I’ve been reading Kristin Kimball’s book, “The Dirty Life,” a memoir about starting Essex Farm, which has been running a whole-diet model CSA since 2003.
It’s an unusual model. In most community supported agriculture models, members buy a “share,” which supplies a weekly load of vegetables to supplement the food budget.
At Essex, Kristin and Mark Kimball wanted to supply all the food a family might need to live — to supplant the need for the supermarket.
The book covers the first year, when they were figuring out how to put their dream into action, and the down-and-dirty details of learning to plow with horses, milk cows by hand, plant fields of vegetables and convince people to buy into the whole idea.
Now they are producing 50 kinds of vegetables, beans, herbs and fruit, plus eggs, beef, pork, chicken, honey, milk, soap and grains, and they have more than 200 members.
It’s not cheap. A share costs $3,700 for the first member of the family, with a discount for the next adult member and an even further discounted rate for children, based on age.
For my husband, me and our 13-year-old son, it would cost $8,560 a year. If my daughter were still home it would cost $11,460.
For us, it wouldn’t make sense, since my husband eats no meat and I eat very little. But looking at all those people with shopping carts loaded with meat and dairy and vegetables and who knows what else, suddenly Essex Farm didn’t seem that expensive.
And what the farm provides is far superior to what was in all those carts — fresh organic produce, animals raised for meat on pasture and organic feed, grown on that farm along Lake Champlain. Kristin talks in the book about how store-bought milk tastes like the carton it comes in, rather than the full rich milk a Jersey cow produces.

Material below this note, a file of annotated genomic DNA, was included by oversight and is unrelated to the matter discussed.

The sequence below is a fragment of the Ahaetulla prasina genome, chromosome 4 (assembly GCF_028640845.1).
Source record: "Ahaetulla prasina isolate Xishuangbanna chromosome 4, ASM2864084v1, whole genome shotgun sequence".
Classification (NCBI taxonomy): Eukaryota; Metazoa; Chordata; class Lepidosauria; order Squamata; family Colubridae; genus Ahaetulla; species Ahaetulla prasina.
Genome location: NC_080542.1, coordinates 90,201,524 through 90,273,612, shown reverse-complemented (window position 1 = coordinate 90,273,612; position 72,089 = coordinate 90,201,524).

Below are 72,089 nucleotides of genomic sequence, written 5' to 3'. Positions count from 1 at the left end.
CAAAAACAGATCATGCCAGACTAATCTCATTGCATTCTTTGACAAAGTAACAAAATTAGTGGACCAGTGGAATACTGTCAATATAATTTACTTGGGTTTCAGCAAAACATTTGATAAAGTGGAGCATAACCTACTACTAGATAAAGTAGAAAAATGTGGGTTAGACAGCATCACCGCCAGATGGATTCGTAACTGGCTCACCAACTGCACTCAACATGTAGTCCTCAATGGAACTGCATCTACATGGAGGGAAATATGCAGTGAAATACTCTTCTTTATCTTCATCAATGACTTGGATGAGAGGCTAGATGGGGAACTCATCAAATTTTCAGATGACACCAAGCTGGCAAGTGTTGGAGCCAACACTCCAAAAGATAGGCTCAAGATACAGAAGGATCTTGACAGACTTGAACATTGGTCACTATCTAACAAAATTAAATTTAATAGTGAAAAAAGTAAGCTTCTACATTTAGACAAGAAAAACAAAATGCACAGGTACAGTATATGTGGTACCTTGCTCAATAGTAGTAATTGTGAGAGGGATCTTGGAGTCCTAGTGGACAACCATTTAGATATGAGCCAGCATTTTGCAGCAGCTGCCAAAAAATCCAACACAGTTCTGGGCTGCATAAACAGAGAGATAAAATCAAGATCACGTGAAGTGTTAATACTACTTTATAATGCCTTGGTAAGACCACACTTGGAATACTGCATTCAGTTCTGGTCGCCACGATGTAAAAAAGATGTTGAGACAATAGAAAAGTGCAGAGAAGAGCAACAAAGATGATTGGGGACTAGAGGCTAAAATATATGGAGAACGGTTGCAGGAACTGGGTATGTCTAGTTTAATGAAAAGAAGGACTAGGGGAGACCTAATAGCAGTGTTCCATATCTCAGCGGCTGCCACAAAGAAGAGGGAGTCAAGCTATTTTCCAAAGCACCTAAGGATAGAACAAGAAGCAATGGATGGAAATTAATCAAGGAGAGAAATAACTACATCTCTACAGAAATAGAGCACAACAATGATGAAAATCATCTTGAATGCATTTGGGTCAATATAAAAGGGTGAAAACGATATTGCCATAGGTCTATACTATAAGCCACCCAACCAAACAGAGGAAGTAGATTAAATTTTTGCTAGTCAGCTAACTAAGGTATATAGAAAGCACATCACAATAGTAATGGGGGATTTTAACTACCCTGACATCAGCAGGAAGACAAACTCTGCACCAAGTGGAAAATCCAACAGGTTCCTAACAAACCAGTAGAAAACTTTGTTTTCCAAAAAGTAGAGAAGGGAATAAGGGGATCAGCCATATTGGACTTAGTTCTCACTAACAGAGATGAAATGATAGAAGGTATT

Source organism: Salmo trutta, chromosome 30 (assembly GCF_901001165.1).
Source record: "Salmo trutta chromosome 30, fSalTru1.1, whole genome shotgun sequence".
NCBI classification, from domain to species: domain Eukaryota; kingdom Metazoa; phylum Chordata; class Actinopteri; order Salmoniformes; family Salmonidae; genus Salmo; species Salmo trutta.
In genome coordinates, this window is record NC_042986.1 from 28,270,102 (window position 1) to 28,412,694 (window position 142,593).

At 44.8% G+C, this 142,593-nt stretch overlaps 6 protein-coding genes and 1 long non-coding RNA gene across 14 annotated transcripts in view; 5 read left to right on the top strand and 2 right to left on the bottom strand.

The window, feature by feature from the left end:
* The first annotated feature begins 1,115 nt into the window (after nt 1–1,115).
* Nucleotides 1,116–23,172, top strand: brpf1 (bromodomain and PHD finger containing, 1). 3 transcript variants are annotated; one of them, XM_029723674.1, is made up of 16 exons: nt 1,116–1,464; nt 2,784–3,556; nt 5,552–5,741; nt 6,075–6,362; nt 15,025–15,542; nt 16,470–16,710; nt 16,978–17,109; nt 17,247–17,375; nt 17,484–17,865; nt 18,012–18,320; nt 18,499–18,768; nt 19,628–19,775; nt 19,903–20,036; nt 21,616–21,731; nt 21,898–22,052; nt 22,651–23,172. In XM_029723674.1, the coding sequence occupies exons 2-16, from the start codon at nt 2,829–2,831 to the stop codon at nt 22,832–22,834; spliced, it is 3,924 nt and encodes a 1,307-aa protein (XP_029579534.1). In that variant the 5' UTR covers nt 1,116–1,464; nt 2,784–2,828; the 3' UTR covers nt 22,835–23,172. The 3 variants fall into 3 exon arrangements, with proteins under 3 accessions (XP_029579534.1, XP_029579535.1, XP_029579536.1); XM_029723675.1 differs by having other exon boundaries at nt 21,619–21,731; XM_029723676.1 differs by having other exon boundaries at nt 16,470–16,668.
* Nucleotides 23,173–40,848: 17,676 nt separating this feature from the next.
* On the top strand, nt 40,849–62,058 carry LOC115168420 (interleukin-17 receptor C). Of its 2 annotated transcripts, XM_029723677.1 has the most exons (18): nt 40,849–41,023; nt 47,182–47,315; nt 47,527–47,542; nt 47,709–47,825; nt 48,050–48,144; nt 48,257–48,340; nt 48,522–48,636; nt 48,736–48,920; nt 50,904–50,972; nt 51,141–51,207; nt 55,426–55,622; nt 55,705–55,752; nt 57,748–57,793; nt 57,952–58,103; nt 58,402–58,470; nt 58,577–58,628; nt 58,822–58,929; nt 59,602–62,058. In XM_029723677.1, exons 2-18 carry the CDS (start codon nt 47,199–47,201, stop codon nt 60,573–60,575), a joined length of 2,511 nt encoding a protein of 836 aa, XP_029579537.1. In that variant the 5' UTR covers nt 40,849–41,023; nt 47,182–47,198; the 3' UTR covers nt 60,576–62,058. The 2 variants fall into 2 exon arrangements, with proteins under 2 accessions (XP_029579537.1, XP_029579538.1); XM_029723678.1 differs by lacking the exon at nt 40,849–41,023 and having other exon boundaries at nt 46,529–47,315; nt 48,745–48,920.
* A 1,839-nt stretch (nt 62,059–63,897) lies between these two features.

Essex members come to the farm once a week and take all they want. Sometimes an item will be restricted — the first ripe tomatoes of the season, for instance — but in most cases there is enough abundance that members are encouraged to take extra for canning and freezing for winter.
When I was a kid, one of my favorite books was “Farming for Self-Sufficiency: Independence on a 5-Acre Farm” by an English farmer named John Seymour. So I’ve always been intrigued by the idea of being able to produce everything you need on your own.
Our gardens don’t do it, but we try to get a little closer every year. We grow for ourselves and for one neighbor. We have fresh produce in the summer and early fall, and freezer and canned food for the winter. We don’t do meat but we do have eggs, and my husband wants a milk cow. Maybe this year we’ll add more grains to the mix — oats and buckwheat, which we have grown in varying amounts over the past few years.
We don’t come close to a whole-diet model. But maybe we could get a little closer this year.
Anything to keep me out of the supermarket, counting carts and plastic bags.
Margaret Hartley is the Gazette’s Sunday and features editor. Greenpoint appears in the Gazette’s print edition Sundays on the Environment page.